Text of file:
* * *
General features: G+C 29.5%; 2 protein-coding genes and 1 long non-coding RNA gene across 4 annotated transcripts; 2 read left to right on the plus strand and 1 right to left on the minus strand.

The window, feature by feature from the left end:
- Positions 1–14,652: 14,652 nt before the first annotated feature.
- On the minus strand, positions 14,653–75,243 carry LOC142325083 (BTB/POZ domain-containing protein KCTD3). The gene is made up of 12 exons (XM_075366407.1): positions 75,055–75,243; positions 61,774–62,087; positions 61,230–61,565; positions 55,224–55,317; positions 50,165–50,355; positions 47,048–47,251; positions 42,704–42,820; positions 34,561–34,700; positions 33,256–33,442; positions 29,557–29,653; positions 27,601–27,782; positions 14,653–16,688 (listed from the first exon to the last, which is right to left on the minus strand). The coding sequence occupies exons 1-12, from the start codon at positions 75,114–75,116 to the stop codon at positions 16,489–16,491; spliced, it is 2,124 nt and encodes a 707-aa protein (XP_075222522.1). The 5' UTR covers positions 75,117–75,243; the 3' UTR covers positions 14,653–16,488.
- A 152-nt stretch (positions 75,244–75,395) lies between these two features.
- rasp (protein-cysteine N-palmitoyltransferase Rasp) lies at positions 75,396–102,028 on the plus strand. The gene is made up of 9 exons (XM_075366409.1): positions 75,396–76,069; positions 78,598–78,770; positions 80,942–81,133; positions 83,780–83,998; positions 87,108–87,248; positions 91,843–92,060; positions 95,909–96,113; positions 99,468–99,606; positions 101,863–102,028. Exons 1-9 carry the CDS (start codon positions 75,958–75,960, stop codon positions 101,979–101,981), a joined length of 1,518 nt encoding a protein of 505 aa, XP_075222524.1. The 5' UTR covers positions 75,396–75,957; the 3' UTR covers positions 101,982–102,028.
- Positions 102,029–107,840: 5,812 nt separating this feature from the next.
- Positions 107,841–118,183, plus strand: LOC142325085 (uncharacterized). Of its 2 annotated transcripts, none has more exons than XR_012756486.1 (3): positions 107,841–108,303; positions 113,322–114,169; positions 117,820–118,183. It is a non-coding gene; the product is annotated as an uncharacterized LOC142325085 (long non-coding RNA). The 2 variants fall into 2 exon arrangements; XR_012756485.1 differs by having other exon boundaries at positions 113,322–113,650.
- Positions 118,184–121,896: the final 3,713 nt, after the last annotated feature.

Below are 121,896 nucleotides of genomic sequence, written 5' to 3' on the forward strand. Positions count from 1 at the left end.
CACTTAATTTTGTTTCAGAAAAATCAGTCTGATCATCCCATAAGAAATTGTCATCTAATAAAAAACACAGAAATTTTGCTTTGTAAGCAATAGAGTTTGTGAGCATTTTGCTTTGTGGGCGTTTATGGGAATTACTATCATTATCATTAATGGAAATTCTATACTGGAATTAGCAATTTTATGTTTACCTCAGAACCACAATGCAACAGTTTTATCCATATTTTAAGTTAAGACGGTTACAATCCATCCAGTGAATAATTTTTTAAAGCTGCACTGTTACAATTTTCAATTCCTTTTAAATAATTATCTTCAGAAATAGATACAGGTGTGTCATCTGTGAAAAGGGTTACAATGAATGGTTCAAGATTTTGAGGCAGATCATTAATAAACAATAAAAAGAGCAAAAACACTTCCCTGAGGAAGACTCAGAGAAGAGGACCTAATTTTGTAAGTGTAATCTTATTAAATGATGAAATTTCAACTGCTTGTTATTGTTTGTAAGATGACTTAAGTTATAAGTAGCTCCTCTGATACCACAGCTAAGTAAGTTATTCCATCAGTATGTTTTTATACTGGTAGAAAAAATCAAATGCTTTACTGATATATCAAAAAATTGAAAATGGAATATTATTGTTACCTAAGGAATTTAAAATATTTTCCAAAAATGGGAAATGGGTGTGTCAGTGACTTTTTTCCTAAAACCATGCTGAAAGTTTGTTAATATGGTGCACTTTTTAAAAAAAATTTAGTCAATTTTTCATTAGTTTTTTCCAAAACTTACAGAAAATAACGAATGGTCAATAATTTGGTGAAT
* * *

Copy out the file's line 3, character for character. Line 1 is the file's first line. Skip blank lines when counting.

- Positions 1–14,652: 14,652 nt before the first annotated feature.